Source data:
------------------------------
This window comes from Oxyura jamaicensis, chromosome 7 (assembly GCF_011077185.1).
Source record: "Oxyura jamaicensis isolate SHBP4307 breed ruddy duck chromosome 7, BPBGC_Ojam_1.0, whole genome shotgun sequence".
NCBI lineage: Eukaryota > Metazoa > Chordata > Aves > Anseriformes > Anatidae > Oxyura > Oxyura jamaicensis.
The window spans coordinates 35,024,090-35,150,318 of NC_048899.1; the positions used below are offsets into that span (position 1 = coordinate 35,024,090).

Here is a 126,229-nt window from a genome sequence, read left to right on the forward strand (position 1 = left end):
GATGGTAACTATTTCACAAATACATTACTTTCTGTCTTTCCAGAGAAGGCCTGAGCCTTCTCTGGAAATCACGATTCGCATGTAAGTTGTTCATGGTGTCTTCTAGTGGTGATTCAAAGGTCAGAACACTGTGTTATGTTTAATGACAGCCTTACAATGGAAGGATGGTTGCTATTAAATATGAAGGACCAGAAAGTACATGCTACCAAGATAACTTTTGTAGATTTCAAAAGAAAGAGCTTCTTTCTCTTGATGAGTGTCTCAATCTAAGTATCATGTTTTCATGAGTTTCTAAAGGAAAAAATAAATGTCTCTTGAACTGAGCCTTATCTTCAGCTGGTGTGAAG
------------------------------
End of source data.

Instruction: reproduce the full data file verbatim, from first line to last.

This window comes from Oxyura jamaicensis, chromosome 7 (assembly GCF_011077185.1).
Source record: "Oxyura jamaicensis isolate SHBP4307 breed ruddy duck chromosome 7, BPBGC_Ojam_1.0, whole genome shotgun sequence".
NCBI lineage: Eukaryota > Metazoa > Chordata > Aves > Anseriformes > Anatidae > Oxyura > Oxyura jamaicensis.
The window spans coordinates 35,024,090-35,150,318 of NC_048899.1; the positions used below are offsets into that span (position 1 = coordinate 35,024,090).

Here is a 126,229-nt window from a genome sequence, read left to right on the forward strand (position 1 = left end):
GATGGTAACTATTTCACAAATACATTACTTTCTGTCTTTCCAGAGAAGGCCTGAGCCTTCTCTGGAAATCACGATTCGCATGTAAGTTGTTCATGGTGTCTTCTAGTGGTGATTCAAAGGTCAGAACACTGTGTTATGTTTAATGACAGCCTTACAATGGAAGGATGGTTGCTATTAAATATGAAGGACCAGAAAGTACATGCTACCAAGATAACTTTTGTAGATTTCAAAAGAAAGAGCTTCTTTCTCTTGATGAGTGTCTCAATCTAAGTATCATGTTTTCATGAGTTTCTAAAGGAAAAAATAAATGTCTCTTGAACTGAGCCTTATCTTCAGCTGGTGTGAAG